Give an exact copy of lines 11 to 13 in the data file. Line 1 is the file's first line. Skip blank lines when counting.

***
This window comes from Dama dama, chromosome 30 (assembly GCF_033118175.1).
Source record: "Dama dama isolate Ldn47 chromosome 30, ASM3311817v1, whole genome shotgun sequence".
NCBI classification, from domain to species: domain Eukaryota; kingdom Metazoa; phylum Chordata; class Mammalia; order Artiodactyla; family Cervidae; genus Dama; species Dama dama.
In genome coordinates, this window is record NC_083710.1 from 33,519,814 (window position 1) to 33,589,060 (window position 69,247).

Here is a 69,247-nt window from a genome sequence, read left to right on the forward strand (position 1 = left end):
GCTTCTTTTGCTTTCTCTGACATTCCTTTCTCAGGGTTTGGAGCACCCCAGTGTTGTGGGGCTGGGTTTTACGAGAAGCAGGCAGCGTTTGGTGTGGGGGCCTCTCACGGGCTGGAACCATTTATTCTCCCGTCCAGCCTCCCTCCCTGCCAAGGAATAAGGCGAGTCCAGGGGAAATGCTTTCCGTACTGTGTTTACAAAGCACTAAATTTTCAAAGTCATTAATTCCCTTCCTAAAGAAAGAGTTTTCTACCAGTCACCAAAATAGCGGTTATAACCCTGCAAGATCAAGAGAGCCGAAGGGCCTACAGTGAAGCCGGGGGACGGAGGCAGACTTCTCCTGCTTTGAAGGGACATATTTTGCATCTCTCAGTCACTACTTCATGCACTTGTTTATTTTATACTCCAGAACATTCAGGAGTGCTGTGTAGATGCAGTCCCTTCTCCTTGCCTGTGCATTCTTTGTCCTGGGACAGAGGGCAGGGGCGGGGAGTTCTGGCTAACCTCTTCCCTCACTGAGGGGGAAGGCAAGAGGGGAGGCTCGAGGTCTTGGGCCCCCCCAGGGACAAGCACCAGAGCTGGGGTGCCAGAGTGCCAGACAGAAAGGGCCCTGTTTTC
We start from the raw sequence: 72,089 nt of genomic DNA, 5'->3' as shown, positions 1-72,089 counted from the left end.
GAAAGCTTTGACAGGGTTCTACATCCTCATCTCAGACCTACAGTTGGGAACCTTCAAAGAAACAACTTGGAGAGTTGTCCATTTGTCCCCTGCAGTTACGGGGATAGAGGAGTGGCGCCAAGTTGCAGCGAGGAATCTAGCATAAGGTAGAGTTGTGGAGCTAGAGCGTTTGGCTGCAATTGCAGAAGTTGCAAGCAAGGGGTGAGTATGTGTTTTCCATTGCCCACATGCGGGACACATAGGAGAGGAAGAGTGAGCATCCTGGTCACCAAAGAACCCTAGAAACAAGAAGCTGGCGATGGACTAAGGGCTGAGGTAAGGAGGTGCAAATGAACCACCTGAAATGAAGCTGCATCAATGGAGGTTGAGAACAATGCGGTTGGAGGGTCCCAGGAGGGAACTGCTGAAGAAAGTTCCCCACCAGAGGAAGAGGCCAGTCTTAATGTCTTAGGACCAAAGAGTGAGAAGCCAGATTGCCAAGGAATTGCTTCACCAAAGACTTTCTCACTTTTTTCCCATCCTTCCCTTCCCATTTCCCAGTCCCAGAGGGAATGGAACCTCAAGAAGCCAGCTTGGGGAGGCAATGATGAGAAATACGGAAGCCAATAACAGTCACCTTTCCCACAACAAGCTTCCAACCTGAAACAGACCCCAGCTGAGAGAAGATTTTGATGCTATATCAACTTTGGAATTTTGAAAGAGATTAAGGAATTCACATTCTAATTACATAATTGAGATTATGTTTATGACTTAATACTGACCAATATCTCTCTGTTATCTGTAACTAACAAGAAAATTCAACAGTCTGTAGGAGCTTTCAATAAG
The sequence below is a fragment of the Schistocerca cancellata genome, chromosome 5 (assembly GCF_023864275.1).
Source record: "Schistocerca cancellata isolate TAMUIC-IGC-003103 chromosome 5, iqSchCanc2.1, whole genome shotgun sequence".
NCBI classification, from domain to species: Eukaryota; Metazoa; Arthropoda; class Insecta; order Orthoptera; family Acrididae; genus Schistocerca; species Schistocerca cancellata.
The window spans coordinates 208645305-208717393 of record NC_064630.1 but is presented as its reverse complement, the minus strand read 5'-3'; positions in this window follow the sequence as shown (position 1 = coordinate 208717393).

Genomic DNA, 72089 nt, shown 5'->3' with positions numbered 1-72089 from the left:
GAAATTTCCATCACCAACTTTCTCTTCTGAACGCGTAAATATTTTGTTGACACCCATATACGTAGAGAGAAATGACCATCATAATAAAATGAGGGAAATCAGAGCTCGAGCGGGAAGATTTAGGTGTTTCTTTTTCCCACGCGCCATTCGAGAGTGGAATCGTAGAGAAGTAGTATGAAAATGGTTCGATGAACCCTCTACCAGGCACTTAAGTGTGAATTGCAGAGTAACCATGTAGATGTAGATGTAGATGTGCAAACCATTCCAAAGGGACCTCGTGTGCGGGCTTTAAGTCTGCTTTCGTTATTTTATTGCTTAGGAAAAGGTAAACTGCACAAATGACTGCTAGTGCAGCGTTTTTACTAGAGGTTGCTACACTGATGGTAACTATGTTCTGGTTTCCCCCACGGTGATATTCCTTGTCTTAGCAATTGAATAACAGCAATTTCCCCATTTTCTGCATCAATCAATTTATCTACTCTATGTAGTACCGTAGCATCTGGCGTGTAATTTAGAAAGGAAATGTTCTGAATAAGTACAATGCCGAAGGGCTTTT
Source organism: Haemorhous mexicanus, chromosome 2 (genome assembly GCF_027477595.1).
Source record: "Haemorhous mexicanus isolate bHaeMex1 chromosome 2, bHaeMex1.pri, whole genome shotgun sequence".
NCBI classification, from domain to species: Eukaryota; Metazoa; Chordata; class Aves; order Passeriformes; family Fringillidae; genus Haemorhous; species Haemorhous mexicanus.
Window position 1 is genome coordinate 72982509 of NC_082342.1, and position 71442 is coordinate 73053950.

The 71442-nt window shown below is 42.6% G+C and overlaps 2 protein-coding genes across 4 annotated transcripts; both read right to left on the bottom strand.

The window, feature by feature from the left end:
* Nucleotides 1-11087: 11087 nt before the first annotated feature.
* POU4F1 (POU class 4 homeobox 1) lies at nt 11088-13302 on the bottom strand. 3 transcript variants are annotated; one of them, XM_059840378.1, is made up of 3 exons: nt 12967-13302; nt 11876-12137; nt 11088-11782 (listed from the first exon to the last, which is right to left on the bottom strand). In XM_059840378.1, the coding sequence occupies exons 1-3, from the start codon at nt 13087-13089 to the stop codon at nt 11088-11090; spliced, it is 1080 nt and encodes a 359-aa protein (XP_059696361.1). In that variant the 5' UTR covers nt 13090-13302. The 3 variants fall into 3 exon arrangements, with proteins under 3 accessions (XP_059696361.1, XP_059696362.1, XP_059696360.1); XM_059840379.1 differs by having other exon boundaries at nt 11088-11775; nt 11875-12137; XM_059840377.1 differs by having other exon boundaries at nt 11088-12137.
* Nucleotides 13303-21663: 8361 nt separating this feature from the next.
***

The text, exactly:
NCBI classification, from domain to species: Eukaryota; Metazoa; Arthropoda; class Insecta; order Orthoptera; family Acrididae; genus Schistocerca; species Schistocerca cancellata.
The window spans coordinates 208645305-208717393 of record NC_064630.1 but is presented as its reverse complement, the minus strand read 5'-3'; positions in this window follow the sequence as shown (position 1 = coordinate 208717393).

Genomic DNA, 72089 nt, shown 5'->3' with positions numbered 1-72089 from the left: